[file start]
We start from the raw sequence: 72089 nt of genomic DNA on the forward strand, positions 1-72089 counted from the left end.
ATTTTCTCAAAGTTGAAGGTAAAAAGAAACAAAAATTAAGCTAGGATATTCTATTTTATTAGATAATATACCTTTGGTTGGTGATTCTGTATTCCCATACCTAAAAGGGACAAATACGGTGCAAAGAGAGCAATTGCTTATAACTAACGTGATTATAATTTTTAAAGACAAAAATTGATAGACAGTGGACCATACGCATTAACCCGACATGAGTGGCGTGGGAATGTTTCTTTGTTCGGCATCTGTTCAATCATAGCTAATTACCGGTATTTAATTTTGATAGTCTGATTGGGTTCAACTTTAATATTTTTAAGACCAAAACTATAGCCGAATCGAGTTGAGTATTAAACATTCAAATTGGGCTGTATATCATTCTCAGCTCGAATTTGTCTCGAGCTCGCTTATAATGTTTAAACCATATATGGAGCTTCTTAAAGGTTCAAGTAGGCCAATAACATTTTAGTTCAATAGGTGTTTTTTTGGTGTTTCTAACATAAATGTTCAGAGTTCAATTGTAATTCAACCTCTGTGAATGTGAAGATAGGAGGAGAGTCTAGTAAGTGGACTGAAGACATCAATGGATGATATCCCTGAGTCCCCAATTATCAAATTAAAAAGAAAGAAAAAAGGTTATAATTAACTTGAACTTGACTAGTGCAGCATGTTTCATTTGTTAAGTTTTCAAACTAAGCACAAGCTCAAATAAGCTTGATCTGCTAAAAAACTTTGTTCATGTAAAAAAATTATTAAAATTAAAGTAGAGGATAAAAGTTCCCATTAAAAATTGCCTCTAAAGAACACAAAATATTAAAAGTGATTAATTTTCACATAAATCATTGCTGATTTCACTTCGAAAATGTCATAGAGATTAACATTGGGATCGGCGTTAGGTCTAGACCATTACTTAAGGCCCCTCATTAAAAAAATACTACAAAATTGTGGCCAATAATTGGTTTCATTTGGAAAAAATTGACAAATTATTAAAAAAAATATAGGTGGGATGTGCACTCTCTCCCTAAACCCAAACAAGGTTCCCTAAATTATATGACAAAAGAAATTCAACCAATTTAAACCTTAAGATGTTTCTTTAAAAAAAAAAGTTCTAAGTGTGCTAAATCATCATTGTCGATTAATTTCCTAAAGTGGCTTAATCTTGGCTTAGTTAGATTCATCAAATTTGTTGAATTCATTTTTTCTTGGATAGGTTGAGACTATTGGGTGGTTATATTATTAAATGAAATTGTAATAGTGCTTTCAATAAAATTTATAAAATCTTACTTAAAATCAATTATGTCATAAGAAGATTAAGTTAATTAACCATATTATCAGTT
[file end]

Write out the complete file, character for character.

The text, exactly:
We start from the raw sequence: 72089 nt of genomic DNA on the forward strand, positions 1-72089 counted from the left end.
ATTTTCTCAAAGTTGAAGGTAAAAAGAAACAAAAATTAAGCTAGGATATTCTATTTTATTAGATAATATACCTTTGGTTGGTGATTCTGTATTCCCATACCTAAAAGGGACAAATACGGTGCAAAGAGAGCAATTGCTTATAACTAACGTGATTATAATTTTTAAAGACAAAAATTGATAGACAGTGGACCATACGCATTAACCCGACATGAGTGGCGTGGGAATGTTTCTTTGTTCGGCATCTGTTCAATCATAGCTAATTACCGGTATTTAATTTTGATAGTCTGATTGGGTTCAACTTTAATATTTTTAAGACCAAAACTATAGCCGAATCGAGTTGAGTATTAAACATTCAAATTGGGCTGTATATCATTCTCAGCTCGAATTTGTCTCGAGCTCGCTTATAATGTTTAAACCATATATGGAGCTTCTTAAAGGTTCAAGTAGGCCAATAACATTTTAGTTCAATAGGTGTTTTTTTGGTGTTTCTAACATAAATGTTCAGAGTTCAATTGTAATTCAACCTCTGTGAATGTGAAGATAGGAGGAGAGTCTAGTAAGTGGACTGAAGACATCAATGGATGATATCCCTGAGTCCCCAATTATCAAATTAAAAAGAAAGAAAAAAGGTTATAATTAACTTGAACTTGACTAGTGCAGCATGTTTCATTTGTTAAGTTTTCAAACTAAGCACAAGCTCAAATAAGCTTGATCTGCTAAAAAACTTTGTTCATGTAAAAAAATTATTAAAATTAAAGTAGAGGATAAAAGTTCCCATTAAAAATTGCCTCTAAAGAACACAAAATATTAAAAGTGATTAATTTTCACATAAATCATTGCTGATTTCACTTCGAAAATGTCATAGAGATTAACATTGGGATCGGCGTTAGGTCTAGACCATTACTTAAGGCCCCTCATTAAAAAAATACTACAAAATTGTGGCCAATAATTGGTTTCATTTGGAAAAAATTGACAAATTATTAAAAAAAATATAGGTGGGATGTGCACTCTCTCCCTAAACCCAAACAAGGTTCCCTAAATTATATGACAAAAGAAATTCAACCAATTTAAACCTTAAGATGTTTCTTTAAAAAAAAAAGTTCTAAGTGTGCTAAATCATCATTGTCGATTAATTTCCTAAAGTGGCTTAATCTTGGCTTAGTTAGATTCATCAAATTTGTTGAATTCATTTTTTCTTGGATAGGTTGAGACTATTGGGTGGTTATATTATTAAATGAAATTGTAATAGTGCTTTCAATAAAATTTATAAAATCTTACTTAAAATCAATTATGTCATAAGAAGATTAAGTTAATTAACCATATTATCAGTT